Around the golden hour of a summer’s evening, the shallow seagrass meadows of South Biscayne Bay transform, appearing almost magical. James Fourqurean can tell you all about it. How those seagrasses are so full of oxygen they burst, releasing endless streams of bubbles that rush upward through the waving canopy. Swimming through it is like swimming through champagne, he says.
To recognize the beauty of seagrasses, to be completely taken by them, comes from a sense of deep appreciation. For Fourqurean — an FIU professor of biological sciences and director of the Institute of Environment’s Coastlines and Oceans Division — that appreciation stems from nearly 40 years spent researching seagrass ecosystems around the world.
He started in 1982. Fourqurean was an undergraduate at the University of Virginia. One day, his professor asked for a volunteer to join him on a trip to map the distribution of seagrasses in Florida Bay. There were two requirements. Availability that summer and to know how to drive a boat. Fourqurean was in the front row and immediately raised his hand. He already had two jobs lined up and didn’t have a clue how to drive a boat. But that boldness got him to the Everglades, and that summer spent with the seagrasses changed everything. Fourqurean has not spent more than nine months away from South Florida since.
Fourqurean’s extensive knowledge makes him one of the foremost experts on seagrass ecosystems and Blue Carbon — the term used to describe carbon captured by the world’s oceans and coastal ecosystems. He’s one of the lead scientists in the International Blue Carbon Working Group, as well as scientific representative to the International Blue Carbon Policy Working Group. These teams initially set out to have seagrasses recognized as a valuable resource in climate change mitigation, critical to helping slow the rise of C02 in the atmosphere. They’ve helped to include these coastal ecosystems into national greenhouse gas inventories.
This story appears in the College of Arts, Sciences & Education magazine issue on Life Below Water.
The first Blue Carbon paper in 2012 was groundbreaking. Fourqurean and his collaborators showed seagrasses store tremendous amount of carbon. But were also rapidly disappearing. Their loss meant more C02 being released into the atmosphere — at a rate equal to or greater than other carbon dense ecosystems like forests.
This triggered more research. Fourqurean and his students are currently focused on South Florida, which is one of the largest seagrass ecosystems in the world. Their work has an added layer of complexity when it comes to calculating how much C02 is being stored versus released, and it all has to do with limestone.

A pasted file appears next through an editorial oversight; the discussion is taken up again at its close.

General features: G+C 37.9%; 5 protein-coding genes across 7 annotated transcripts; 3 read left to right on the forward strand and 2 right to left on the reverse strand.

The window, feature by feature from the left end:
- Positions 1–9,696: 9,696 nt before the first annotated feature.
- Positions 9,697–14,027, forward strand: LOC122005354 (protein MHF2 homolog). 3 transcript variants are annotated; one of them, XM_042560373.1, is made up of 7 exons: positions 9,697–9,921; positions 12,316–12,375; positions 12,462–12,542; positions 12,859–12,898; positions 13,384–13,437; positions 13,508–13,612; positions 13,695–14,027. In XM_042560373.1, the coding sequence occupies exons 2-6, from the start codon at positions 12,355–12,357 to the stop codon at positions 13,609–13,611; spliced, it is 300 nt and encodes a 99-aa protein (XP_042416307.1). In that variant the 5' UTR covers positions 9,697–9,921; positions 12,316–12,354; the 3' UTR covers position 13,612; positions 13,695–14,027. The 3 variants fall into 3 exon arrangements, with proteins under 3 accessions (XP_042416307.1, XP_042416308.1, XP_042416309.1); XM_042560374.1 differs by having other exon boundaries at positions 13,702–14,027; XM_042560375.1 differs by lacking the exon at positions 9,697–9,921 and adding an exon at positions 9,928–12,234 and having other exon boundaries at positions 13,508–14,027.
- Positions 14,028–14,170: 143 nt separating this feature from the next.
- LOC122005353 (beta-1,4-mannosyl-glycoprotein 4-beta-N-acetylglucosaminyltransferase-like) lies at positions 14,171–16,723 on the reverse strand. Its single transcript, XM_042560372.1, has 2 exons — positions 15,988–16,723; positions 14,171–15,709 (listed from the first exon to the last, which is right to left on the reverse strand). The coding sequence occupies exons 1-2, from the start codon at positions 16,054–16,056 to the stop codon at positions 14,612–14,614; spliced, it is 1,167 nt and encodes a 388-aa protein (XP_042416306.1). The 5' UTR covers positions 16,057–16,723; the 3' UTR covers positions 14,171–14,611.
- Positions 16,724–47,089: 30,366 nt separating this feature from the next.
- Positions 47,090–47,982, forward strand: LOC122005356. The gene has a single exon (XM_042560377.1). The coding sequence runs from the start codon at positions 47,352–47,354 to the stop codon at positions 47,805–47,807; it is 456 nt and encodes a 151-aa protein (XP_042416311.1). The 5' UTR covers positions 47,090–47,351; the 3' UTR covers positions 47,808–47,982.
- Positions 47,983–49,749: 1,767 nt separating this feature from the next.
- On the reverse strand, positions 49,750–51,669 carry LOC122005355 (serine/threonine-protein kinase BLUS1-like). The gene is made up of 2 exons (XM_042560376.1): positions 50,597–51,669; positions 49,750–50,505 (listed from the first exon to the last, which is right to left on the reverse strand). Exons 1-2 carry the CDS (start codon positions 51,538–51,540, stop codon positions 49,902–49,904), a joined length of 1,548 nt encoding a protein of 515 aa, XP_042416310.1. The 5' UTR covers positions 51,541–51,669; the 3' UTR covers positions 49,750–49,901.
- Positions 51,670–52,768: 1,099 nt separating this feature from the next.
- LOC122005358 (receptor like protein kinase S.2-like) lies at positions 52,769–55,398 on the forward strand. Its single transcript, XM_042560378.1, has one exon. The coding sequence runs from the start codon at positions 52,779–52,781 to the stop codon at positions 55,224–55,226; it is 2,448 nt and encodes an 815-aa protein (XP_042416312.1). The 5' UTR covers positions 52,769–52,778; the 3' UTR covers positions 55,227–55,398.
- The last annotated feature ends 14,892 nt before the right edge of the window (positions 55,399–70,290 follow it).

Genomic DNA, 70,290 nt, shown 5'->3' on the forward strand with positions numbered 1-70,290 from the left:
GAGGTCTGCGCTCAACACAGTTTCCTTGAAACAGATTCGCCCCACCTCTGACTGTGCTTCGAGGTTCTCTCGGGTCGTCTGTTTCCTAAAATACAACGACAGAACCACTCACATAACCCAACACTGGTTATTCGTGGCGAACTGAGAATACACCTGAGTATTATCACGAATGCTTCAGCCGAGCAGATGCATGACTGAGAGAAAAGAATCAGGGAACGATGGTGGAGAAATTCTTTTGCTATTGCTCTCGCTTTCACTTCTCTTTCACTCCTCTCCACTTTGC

From coral reefs to the marl deposited in the Everglades, limestone is made by different organisms. It’s a little bit of a math equation. When an organism makes limestone, it takes two units of dissolved inorganic carbon to make one unit of limestone and also one unit of C02. For every ton of carbon in the limestone, a ton of C02 is released, and about 60 percent enters the atmosphere.
Fourqurean’s students are looking at these fluctuations. Former Ph.D. student Jason Howard tested whether Florida Bay released more carbon, because of the limestone accumulation over the years, than was taken out by seagrasses. He’s analyzed data and is looking to publish the results. Meanwhile, Christian Lopes, a current student in Fourqurean’s lab, is measuring carbon fluctuations in the atmosphere.
A monitoring tower is set up above seagrass beds in the Everglades. Among the first projects measuring the C02 coming out of seagrass ecosystems, it is also a part of the Institute of Environment’s Florida Coastal Everglades Long-term Ecological Research (FCE-LTER) Program. The tower takes real-time measurements of CO2 concentrations in the wind and then streams the data back to the lab.
This kind of data will help paint a picture of what’s happening with the seagrasses in South Florida, and will hopefully provide the scientists with answers.
Regardless of what they find, Fourqurean knows seagrasses are desperately needed.
Even after all these years and all the research, Fourqurean said he still gets emails from resort owners asking how they can remove seagrasses so tourists don’t have to walk through them. His reply remains the same. Don’t do it. It would trigger a cascade of devastating impacts.
The existence of so much life is tied to those underwater meadows. They are home to economically important seafood, like sea trout, red fish, black grouper, conch, lobster, shrimp, and also to endangered manatees, green sea turtles and smalltooth sawfish. They are filters, keeping mud out of the water. They defend coastlines, dampening the impacts of damage from powerful hurricanes. If they vanish, so does all of this.
Most people will never experience the golden hour when seagrasses turn the water to champagne. Most people simply don’t think about seagrass. If they see a sandbar, they probably won’t know it was once a place where seagrasses grew.
But Fourqurean is keeping watch.
Sometimes, when he’s out on the water doing his research, it’s like that first time in 1982. There’s not another boat on the horizon. Dolphins and sea turtles swim by. The water is crystal clear. Other times, it’s not. But, Fourqurean finds a way to stay hopeful. He’s seen the seagrasses die off. He’s watched them recover. He’s watched them start dying again. As he tells his students, the seagrasses can recover. It all comes down to stewardship. And that stewardship begins with a recognition of all the benefits seagrasses bring to our coastal communities — and beyond.
“Here in South Florida, we are sitting in the middle of one of the largest seagrass ecosystems in the world,” Fourqurean said. “We might not see it, but we are sure made richer by it.”